WORKING a proposed “day a week” chairing the First Milk farmers’ co-operative for an annual salary of £125,000 must have felt like money for old rope to Sir Jim Paice, Tory MP for South East Cambridgeshire, when he took the job in October 2013.
Given the co-operative’s announcement that it has severe “cash flow issues” and has had to delay payments to farmers, he might now feel obliged to put in a few extra hours.
Paice, a former coalition farms minister (with a background in farm management), was criticised for taking the First Milk role while still serving as an MP. Despite having no obvious experience running a large and complex commercial dairy operation, he was nevertheless warmly received by the co-operative’s 1,300 dairy farmer owner-members: "Sir Jim” had been a hard working minister at the Department for Environment and Rural Affairs (Defra) in his two years in government.
Any initial goodwill has evaporated now, however. Earlier this month Paice announced that the Glasgow-based firm would “defer” (ie delay) payment to farmers for their milk by two weeks. It will also help itself to 1.5 pence per litre from farmers’ milk cheques, deducting the money to add to its “capital investment” in the co-operative.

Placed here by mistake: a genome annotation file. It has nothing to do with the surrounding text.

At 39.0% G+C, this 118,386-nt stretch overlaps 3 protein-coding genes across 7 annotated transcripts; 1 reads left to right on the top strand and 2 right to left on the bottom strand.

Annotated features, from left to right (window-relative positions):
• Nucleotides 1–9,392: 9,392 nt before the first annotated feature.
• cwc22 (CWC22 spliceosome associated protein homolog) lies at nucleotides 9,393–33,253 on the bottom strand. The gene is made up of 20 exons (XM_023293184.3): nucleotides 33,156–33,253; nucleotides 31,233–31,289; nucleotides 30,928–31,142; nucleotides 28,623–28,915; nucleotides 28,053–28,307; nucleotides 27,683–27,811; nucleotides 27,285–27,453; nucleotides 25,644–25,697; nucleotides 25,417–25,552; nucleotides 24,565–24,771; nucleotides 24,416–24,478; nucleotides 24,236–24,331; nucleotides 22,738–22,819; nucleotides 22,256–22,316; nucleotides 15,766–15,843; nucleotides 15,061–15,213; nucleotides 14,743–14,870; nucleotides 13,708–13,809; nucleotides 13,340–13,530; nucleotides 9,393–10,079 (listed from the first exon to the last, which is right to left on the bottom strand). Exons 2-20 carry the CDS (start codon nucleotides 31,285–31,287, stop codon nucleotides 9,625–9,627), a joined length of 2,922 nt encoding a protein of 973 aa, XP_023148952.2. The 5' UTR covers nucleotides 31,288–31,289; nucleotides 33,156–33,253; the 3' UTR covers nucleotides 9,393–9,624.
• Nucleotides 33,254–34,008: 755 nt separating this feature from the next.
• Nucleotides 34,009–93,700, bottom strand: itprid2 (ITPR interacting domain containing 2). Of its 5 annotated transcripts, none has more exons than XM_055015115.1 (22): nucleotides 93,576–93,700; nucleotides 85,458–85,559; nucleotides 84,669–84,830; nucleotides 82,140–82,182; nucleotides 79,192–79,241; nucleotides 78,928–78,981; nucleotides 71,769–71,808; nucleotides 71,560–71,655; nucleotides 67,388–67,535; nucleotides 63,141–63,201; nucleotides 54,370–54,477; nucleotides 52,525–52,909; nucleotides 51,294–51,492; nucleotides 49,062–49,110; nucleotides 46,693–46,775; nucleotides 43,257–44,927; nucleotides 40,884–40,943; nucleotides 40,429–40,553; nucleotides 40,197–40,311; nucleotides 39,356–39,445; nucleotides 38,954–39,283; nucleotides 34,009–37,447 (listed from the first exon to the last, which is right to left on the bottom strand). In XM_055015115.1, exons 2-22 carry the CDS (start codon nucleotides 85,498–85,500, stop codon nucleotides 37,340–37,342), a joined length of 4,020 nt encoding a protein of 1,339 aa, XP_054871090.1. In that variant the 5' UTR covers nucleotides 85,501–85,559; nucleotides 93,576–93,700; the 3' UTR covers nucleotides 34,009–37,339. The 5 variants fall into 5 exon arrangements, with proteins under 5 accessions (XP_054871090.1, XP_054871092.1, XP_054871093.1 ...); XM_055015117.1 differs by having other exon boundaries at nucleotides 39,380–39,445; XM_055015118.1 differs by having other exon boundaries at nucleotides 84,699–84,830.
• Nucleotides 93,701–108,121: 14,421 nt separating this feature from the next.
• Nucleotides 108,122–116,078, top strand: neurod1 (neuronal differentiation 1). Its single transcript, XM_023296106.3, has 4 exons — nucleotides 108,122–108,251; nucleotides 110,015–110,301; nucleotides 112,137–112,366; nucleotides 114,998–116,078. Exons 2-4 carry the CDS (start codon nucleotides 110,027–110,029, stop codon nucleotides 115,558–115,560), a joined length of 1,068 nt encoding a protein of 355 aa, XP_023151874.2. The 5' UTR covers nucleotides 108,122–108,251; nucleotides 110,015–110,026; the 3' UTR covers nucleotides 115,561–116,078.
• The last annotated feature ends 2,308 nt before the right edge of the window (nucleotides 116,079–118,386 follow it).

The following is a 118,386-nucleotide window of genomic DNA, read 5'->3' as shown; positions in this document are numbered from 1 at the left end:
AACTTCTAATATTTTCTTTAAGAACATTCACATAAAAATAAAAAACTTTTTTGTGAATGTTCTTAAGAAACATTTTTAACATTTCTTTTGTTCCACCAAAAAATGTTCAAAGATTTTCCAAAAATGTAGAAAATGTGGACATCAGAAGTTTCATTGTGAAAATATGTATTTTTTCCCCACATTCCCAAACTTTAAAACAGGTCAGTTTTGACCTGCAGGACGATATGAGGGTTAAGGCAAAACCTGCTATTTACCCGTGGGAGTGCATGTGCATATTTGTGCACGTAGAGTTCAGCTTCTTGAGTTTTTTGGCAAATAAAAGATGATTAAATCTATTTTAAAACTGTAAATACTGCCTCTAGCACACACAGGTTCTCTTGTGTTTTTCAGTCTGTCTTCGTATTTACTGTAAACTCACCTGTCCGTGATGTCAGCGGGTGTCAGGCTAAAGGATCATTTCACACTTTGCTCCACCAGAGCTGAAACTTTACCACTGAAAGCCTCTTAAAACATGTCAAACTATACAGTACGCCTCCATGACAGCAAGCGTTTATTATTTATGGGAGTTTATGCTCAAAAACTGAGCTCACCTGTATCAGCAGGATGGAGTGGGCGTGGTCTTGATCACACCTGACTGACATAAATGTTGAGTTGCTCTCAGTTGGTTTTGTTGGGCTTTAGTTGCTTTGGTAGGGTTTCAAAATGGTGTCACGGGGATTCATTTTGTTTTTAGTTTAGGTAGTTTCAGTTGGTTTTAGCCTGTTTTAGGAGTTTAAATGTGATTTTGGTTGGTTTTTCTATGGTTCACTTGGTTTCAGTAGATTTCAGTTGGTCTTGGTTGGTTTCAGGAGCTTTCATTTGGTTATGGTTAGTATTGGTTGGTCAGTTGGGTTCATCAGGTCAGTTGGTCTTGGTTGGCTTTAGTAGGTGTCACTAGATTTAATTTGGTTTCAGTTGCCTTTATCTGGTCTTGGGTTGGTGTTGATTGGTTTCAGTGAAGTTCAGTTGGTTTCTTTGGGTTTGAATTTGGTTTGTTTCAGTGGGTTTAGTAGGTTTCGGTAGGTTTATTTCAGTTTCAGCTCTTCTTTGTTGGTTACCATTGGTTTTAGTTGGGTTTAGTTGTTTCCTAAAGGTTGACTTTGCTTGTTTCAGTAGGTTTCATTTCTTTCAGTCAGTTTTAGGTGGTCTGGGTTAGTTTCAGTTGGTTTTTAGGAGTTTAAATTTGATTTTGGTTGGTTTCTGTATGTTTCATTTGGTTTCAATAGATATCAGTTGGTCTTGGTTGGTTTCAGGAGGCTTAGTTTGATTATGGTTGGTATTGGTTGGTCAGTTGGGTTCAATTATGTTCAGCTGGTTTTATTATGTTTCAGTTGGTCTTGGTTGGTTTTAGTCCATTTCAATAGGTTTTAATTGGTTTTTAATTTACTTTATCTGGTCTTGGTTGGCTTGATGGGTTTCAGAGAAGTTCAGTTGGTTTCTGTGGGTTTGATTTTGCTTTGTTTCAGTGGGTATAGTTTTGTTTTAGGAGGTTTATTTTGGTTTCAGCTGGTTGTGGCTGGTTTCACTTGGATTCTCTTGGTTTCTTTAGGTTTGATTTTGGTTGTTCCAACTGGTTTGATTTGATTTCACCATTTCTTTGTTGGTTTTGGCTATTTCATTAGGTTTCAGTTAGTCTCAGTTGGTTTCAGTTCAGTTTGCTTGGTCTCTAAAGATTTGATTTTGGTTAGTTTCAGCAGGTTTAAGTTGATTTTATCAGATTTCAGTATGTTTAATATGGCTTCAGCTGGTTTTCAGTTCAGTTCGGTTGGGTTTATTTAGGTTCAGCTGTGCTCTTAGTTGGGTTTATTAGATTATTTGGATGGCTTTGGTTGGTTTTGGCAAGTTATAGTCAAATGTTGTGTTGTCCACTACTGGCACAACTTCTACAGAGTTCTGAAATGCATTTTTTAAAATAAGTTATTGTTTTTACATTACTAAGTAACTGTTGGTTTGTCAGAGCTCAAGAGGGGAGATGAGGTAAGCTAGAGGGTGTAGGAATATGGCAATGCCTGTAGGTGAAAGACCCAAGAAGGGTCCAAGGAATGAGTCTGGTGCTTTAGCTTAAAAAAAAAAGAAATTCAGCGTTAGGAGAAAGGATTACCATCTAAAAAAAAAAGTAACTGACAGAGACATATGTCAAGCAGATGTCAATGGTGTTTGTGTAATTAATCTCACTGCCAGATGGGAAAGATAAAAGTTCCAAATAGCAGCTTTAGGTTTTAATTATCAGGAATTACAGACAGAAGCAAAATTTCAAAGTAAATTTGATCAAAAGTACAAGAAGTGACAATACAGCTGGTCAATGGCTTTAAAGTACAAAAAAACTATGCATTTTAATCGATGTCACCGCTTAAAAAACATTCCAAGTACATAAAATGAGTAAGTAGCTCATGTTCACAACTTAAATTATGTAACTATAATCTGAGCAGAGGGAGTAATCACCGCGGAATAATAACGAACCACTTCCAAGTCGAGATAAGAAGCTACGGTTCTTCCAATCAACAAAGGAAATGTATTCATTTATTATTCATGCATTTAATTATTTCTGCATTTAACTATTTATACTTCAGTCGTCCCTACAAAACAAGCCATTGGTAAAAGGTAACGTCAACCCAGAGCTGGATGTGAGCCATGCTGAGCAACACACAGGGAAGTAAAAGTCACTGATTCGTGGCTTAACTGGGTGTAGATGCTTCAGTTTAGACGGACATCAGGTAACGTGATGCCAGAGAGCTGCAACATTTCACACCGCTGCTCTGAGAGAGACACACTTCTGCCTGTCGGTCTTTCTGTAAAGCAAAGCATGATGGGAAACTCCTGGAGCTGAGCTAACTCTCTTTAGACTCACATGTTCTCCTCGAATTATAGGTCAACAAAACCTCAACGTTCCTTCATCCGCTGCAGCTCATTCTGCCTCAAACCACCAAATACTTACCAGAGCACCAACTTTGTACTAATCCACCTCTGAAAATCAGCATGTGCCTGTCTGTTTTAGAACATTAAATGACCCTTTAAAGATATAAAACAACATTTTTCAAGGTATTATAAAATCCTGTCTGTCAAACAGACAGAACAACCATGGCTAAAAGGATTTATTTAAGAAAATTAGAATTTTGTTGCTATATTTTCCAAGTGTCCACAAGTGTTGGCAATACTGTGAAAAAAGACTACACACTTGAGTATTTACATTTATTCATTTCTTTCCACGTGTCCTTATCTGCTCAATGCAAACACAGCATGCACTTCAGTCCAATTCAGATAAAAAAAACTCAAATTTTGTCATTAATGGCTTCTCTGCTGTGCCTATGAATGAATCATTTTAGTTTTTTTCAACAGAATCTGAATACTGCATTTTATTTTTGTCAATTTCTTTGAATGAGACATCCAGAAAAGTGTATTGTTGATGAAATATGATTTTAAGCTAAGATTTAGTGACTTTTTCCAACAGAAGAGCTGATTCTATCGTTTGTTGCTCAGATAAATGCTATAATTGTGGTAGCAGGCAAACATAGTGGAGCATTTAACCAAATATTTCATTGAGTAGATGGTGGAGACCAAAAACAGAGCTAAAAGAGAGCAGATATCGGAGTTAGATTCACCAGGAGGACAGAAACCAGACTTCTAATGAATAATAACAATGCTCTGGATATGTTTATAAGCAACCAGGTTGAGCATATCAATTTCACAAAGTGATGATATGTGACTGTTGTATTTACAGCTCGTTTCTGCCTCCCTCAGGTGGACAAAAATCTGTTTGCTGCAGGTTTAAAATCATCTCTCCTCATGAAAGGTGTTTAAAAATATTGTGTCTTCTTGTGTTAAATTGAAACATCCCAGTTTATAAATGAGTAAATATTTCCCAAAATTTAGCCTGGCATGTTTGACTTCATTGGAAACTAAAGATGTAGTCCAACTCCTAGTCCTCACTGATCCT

While these measures will ease the cash crisis at the co-operative by £20m, they will greatly increase the intense financial difficulties of its dairy farmers, who mostly farm in Scotland, Wales and the north-west of England, adding insult to injury.
Since Paice became chairman, the co-op has consistently been near the bottom of the league for the amount it pays milk suppliers. Margins in this farm sector are so tight that just 1p a litre can be the difference between a farmer making a profit or a loss. And from February, First Milk intends to cut what it pays its members to an average 21.4 pence per litre of milk – a staggering 10p per litre less than even a hard bitten commercial outfit like Tesco pays the farmers who supply its milk.
The troubles at First Milk are believed to stem from its involvement in the manufacture of cheese and powdered milk, both of which have fallen severely in value as global supply has exceeded demand in recent months. As recently as last September, however, First Milk’s chief executive Kate Allum was reassuring farmers that the co-operative’s marketing strategy was “absolutely right”.
The immediate problem now for First Milk is to prevent a mass exodus of farmers who either decide to throw in the production towel altogether or try to find another outlet for their milk. Of his own salary Paice has said: "I’m not going to deny that I’m being paid very reasonably.” If only his 1,300 dairy farmer members could say the same.